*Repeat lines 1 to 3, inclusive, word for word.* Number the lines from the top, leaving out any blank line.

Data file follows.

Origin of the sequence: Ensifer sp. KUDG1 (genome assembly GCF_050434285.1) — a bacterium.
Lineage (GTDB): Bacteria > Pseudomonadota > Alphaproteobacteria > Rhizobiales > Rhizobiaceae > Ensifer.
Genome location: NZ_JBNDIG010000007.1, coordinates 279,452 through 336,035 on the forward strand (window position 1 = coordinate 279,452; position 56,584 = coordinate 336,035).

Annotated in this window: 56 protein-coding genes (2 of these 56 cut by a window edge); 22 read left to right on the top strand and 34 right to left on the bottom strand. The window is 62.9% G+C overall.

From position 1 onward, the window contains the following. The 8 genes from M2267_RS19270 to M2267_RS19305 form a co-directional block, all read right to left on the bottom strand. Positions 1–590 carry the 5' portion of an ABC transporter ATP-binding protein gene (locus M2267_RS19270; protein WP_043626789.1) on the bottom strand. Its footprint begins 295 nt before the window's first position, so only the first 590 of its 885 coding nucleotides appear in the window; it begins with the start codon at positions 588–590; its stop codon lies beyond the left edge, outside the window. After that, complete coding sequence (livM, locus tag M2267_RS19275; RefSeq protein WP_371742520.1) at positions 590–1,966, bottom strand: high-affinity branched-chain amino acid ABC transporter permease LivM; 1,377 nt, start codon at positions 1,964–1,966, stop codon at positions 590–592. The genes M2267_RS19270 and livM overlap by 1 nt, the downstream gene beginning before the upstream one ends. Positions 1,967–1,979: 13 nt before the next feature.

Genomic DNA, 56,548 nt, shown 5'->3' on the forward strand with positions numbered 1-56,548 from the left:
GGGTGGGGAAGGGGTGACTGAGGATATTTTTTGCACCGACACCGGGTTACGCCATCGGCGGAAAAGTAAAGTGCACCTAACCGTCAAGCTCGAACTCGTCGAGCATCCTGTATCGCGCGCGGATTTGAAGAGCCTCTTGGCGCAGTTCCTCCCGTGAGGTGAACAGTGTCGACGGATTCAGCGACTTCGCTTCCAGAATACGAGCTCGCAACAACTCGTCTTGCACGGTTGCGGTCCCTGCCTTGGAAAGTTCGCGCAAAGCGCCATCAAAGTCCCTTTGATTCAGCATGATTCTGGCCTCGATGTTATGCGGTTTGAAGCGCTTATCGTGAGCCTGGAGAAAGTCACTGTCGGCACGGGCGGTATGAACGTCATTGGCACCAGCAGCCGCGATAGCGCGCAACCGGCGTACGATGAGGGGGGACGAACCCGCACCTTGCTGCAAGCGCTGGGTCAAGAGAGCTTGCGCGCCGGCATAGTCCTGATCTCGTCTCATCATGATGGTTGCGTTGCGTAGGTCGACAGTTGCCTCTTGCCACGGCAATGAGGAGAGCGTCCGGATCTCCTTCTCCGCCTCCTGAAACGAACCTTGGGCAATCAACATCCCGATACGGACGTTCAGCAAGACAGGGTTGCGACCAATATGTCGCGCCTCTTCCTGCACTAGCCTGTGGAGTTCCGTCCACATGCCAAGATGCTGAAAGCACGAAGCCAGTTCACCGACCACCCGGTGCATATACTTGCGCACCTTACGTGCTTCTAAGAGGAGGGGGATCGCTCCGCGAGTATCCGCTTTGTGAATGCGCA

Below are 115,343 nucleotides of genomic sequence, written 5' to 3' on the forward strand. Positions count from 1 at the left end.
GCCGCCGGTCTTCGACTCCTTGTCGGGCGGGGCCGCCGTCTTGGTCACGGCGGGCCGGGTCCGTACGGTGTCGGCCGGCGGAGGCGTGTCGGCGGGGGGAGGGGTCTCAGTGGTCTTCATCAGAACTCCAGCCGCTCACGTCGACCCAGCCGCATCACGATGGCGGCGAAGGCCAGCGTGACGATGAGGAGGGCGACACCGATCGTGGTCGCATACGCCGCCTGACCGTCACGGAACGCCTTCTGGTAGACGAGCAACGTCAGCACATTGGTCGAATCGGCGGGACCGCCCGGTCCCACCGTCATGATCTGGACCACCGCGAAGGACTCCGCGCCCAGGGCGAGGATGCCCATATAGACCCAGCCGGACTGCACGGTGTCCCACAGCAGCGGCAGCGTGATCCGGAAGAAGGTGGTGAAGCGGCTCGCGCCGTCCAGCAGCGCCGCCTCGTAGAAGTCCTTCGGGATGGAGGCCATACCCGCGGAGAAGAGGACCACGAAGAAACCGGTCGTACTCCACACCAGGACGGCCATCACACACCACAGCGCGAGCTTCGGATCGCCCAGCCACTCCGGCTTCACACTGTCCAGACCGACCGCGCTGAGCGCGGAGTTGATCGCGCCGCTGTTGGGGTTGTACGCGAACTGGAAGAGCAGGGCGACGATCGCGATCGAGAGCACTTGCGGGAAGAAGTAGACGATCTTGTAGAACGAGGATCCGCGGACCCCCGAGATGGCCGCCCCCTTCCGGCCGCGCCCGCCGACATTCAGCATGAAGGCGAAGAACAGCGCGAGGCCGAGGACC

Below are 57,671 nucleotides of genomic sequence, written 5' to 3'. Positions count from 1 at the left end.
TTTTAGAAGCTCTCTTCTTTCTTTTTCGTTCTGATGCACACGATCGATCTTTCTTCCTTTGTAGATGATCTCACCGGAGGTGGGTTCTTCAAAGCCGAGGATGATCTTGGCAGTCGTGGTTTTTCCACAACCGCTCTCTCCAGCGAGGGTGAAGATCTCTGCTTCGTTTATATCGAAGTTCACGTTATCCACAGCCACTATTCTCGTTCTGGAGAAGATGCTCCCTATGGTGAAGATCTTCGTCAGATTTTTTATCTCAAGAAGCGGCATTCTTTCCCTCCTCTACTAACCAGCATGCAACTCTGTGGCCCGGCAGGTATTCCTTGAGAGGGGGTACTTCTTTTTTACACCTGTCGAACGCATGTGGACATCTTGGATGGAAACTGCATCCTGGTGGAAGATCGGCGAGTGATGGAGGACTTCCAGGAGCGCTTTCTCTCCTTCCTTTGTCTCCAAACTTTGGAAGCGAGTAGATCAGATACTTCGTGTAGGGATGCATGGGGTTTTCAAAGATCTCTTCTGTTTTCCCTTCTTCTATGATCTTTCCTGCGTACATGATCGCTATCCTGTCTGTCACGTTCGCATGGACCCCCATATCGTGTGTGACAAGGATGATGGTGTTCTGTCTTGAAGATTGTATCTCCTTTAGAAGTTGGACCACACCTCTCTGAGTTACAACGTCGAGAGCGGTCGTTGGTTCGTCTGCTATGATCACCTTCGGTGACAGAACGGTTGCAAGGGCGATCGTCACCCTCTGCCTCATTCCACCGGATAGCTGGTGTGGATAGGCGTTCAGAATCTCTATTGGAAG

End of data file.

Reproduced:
Origin of the sequence: Ensifer sp. KUDG1 (genome assembly GCF_050434285.1) — a bacterium.
Lineage (GTDB): Bacteria > Pseudomonadota > Alphaproteobacteria > Rhizobiales > Rhizobiaceae > Ensifer.
Genome location: NZ_JBNDIG010000007.1, coordinates 279,452 through 336,035 on the forward strand (window position 1 = coordinate 279,452; position 56,584 = coordinate 336,035).